When a government actively represses, doesn’t care about or just doesn’t know what to do with a minorised language then the onus falls upon those individuals and groups who who wish to improve the sociolinguistic situation of the smaller language. This may be a case of fighting against the tide, not only because of the government’s attitude but also because of the attitudes of the general populace.
In most situations, the general populace has shifted away from the minorised language, not (only) due to economic pressures or sociolinguistic pressures but usually because of a ‘big event’. Something almost always happens that pushes the collective psyche of a language community to stop intergenerational transmission of a language and it’s usually not pretty and sometimes it involves a lot of people dying.
So without getting into that, we’ll look at what happens when those who refuse to make the language shift or those who want to stop or reverse it decide to act against the flow of the tide. What do they do? and how do they do it? We’ll take in examples of language management and planning under repressive regimes, under states that just don’t care too much and of course, closer at home, at states that simply don’t have a clue what they are doing. I might add that often there is a mix of these three reasons within one state and this is generally due to the pluralism of democracies, with different political groups hold differing views on the minorised language.
There are so many examples of linguistically repressive states throughout history that it would take a book to look at even a small fraction of them so in this first post we’ll concentrate on Spain during the Franco dictatorship, and look at what many term linguistic activism and resistance.
Contrary to popular belief, the Franco regime did not ‘prohibit’ Basque, as that would be almost impossible to enforce. However, it did ban Basque in almost every realm controlled by the state, that is schools, where children were beaten for speaking it (yes, they were beaten for everything else too, but were they beaten for speaking Spanish in Madrid?), in the media and cultural realms and of course in the justice system (oh, and you couldn’t officially name your child in any other language than Spanish!, so you know that famous Barça footballer Xavi, he would’ve been Javier).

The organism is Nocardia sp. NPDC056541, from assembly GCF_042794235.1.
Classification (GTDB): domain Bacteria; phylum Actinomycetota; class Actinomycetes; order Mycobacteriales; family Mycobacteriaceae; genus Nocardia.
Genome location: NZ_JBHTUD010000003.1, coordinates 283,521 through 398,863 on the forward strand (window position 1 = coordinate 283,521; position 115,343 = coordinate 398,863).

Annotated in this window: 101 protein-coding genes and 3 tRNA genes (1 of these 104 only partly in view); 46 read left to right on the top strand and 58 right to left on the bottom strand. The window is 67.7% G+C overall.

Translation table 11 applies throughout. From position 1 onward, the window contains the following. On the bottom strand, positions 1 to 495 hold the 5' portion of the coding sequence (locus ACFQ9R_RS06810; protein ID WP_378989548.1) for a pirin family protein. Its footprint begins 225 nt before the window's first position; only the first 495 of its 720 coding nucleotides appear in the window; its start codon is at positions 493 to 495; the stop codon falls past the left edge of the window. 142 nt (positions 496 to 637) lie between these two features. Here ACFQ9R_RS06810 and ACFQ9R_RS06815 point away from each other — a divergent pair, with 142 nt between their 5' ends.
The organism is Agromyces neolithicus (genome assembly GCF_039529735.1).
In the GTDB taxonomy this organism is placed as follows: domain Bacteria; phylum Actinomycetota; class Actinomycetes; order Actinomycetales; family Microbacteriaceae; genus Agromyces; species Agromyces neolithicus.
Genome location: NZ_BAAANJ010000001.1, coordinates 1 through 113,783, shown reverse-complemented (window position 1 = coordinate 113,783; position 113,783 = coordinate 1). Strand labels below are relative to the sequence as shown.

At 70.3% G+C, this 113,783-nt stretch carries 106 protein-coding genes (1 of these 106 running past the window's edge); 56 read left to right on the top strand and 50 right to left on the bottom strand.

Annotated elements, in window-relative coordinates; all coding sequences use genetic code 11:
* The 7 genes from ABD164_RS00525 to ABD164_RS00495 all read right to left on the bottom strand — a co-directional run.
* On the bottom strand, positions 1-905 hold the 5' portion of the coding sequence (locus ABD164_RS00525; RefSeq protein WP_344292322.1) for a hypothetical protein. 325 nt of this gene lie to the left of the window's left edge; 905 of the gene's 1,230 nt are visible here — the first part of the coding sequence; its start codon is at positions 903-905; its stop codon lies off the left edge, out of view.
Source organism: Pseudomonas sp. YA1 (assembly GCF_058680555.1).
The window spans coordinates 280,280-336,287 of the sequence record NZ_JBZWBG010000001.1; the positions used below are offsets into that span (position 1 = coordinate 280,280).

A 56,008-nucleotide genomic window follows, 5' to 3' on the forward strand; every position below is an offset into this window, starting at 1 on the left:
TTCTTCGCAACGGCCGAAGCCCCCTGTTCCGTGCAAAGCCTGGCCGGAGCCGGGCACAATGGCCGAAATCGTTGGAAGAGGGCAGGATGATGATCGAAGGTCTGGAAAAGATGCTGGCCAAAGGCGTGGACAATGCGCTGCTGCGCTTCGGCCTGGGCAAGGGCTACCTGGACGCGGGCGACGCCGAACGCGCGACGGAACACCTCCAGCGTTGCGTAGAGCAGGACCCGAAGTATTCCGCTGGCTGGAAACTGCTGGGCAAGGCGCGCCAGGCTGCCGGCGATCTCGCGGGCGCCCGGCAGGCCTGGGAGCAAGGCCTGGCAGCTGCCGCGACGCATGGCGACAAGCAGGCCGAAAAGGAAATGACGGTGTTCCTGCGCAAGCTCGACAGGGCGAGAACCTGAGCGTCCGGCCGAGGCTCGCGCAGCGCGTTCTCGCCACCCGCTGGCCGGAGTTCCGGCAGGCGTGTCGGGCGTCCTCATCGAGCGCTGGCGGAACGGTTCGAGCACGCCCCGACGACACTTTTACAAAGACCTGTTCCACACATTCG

Furthermore, local agents of the regime and its language policy, reported people who spoke Basque on buses or in public in general, or reported people who had had Basque inscribed on tombstones, who were promptly ordered to replace the tombstone with a Spanish only inscription. In essence, Basque was relegated to the private sphere during a time of huge change in society with the apparition of TV and mass media, meaning that an already partially eroded language was completely blocked out from modernity, reducing its prestige hugely and leading to a drop in intergenerational transmission. The regime, backed by the church at every step it must be said, created the circumstances for a huge drop in speaker numbers and indeed for language death. This did not happen though, for two main reasons.
Firstly, Basque speakers and cultural leaders, some sympathetic to the regime but against its language policy, organised clandestinely to carry on the cultural production of Basque through magazines and indeed through holding secret language classes for adults and children alike (in the University of Deusto these were held by the Jesuits), much like the hedge schools in Ireland. While some of these efforts were tolerated, many others were repressed which led to incarcerations and everything else that implied under a quasi-fascist regime. The regime itself did soften and lose many of its fascist characteristics during the 60’s and 70’s which led to more open toleration of Basque.
During the repression though, many Basques rallied around the language as a symbol of national identity and this union is still in place to this day. A famous clandestine publication of the time said, ‘fighting for a free Basque Country, but not Basque speaking one, would be like fighting for a beautiful coffin’.
And so the Basques resisted, organised in the shadows and taught and disseminated literature in their language until finally the regime dissipated with the death of Franco. This regime change is the second reason that Basque did not die out. The new democracy eventually led to a cultural and linguistic revival, which has led to the prosperous state of Basque in the 21st century. It allowed Basque to gain official status in Euskadi and Navarre, to be taught in schools and to be freely published in the media and in other contexts. This, though was only possible because of the clandestine cultural resistance that occoured under the regime. This resistance influenced future leaders in democracy and and swayed public opinion in favour of not only cultural and linguistic preservation but actual cultural and language revival.
Next up, we’ll look at minorised languages in states that are ambivalent to the language…..